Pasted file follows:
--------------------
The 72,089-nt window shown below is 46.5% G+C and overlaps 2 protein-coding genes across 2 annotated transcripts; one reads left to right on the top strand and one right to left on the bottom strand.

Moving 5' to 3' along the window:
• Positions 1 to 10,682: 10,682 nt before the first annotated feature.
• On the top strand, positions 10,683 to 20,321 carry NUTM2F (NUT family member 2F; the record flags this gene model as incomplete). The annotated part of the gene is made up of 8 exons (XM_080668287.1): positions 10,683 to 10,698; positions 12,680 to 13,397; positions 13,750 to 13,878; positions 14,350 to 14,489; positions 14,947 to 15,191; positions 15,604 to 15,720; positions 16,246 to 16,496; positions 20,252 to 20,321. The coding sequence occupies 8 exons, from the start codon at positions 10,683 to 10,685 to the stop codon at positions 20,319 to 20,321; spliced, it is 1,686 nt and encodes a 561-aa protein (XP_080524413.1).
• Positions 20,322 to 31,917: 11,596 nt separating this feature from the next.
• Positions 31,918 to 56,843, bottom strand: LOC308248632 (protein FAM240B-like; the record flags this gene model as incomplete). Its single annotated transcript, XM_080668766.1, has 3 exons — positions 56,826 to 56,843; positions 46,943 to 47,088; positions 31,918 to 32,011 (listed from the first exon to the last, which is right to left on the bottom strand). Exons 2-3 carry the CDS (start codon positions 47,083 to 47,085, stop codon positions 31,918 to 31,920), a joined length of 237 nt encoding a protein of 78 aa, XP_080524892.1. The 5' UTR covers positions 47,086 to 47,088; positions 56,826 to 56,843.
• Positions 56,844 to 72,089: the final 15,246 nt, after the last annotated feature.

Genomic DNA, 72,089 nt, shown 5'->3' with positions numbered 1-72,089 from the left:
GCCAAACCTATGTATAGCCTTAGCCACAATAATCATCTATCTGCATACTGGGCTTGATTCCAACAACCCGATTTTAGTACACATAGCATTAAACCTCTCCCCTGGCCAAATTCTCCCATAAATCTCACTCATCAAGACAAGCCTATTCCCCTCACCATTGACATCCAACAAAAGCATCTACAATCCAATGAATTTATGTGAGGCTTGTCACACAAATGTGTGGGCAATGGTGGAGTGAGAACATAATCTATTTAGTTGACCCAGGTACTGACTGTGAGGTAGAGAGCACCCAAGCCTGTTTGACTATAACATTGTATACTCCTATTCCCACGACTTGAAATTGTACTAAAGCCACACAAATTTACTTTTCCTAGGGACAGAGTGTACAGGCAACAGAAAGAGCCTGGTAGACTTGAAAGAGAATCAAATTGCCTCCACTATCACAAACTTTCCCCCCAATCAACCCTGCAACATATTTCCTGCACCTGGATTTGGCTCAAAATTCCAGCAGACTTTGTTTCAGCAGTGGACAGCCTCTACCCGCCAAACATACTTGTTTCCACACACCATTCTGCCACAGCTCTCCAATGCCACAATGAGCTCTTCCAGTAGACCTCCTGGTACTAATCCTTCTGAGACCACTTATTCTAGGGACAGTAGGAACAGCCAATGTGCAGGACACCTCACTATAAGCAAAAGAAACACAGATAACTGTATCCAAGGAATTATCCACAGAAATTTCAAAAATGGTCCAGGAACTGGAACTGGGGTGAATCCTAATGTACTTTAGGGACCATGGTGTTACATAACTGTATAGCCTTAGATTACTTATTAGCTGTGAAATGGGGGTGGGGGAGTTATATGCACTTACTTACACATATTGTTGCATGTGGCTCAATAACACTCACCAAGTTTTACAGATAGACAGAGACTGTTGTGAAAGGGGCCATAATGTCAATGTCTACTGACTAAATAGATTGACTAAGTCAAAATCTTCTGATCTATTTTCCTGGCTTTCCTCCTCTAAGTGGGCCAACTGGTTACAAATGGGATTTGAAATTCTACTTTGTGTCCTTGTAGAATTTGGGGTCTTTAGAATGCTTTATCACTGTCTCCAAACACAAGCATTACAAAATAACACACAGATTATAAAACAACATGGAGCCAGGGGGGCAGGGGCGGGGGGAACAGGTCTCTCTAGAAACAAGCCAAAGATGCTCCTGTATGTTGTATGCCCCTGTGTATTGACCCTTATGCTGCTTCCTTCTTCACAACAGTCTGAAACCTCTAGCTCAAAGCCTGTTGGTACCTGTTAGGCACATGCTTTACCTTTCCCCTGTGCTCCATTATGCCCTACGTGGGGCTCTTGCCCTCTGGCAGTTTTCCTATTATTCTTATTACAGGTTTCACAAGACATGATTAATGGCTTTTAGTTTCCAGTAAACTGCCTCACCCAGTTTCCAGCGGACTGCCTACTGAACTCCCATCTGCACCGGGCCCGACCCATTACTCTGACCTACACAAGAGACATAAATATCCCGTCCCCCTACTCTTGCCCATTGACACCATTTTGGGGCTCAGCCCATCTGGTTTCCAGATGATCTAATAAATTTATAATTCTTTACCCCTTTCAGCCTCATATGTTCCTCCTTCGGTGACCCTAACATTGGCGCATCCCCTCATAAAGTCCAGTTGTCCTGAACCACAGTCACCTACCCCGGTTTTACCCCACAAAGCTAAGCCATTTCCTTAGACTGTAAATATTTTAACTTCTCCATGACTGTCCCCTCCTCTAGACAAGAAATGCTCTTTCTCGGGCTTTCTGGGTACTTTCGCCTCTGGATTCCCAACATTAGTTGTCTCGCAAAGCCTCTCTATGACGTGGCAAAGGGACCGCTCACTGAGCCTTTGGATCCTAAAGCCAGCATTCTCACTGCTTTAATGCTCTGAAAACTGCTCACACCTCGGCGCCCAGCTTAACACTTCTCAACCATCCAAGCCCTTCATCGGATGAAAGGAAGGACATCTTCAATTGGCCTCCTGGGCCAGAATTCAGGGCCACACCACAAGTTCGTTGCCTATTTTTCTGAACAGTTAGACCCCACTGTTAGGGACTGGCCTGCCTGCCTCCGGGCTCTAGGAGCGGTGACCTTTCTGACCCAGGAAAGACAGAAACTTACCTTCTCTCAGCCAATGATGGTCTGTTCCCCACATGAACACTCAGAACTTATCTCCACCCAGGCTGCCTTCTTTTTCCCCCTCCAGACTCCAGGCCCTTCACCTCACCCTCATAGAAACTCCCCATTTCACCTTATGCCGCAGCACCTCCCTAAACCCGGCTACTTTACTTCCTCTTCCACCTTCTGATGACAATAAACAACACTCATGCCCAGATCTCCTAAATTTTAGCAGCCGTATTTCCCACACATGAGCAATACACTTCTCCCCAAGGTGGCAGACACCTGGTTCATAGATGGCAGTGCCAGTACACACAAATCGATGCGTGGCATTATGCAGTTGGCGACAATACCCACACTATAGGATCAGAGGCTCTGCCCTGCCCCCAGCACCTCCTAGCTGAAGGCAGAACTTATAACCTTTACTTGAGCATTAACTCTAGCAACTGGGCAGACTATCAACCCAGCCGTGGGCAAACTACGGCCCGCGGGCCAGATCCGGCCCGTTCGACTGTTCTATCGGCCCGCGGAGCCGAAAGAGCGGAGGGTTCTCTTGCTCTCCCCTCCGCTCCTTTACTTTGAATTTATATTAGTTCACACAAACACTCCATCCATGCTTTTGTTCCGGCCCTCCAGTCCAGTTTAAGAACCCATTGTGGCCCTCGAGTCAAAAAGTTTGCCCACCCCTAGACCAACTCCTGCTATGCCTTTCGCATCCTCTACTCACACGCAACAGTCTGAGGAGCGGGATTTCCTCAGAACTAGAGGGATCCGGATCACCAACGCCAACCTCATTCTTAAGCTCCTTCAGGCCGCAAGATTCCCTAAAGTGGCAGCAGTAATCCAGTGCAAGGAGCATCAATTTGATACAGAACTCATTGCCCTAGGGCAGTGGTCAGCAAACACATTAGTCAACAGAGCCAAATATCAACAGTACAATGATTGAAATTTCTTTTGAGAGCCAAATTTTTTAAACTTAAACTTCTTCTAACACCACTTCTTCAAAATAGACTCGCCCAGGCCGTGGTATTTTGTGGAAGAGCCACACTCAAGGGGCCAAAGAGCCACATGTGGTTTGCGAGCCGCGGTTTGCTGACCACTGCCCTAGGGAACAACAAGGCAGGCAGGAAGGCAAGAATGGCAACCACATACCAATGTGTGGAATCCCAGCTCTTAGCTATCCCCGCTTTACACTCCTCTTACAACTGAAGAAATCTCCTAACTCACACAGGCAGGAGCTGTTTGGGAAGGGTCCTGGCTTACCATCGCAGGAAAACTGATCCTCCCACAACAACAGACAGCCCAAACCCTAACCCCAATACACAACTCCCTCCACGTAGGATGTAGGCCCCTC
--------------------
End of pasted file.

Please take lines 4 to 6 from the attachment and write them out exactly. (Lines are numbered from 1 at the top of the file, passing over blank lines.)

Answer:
• On the top strand, positions 10,683 to 20,321 carry NUTM2F (NUT family member 2F; the record flags this gene model as incomplete). The annotated part of the gene is made up of 8 exons (XM_080668287.1): positions 10,683 to 10,698; positions 12,680 to 13,397; positions 13,750 to 13,878; positions 14,350 to 14,489; positions 14,947 to 15,191; positions 15,604 to 15,720; positions 16,246 to 16,496; positions 20,252 to 20,321. The coding sequence occupies 8 exons, from the start codon at positions 10,683 to 10,685 to the stop codon at positions 20,319 to 20,321; spliced, it is 1,686 nt and encodes a 561-aa protein (XP_080524413.1).
• Positions 20,322 to 31,917: 11,596 nt separating this feature from the next.
• Positions 31,918 to 56,843, bottom strand: LOC308248632 (protein FAM240B-like; the record flags this gene model as incomplete). Its single annotated transcript, XM_080668766.1, has 3 exons — positions 56,826 to 56,843; positions 46,943 to 47,088; positions 31,918 to 32,011 (listed from the first exon to the last, which is right to left on the bottom strand). Exons 2-3 carry the CDS (start codon positions 47,083 to 47,085, stop codon positions 31,918 to 31,920), a joined length of 237 nt encoding a protein of 78 aa, XP_080524892.1. The 5' UTR covers positions 47,086 to 47,088; positions 56,826 to 56,843.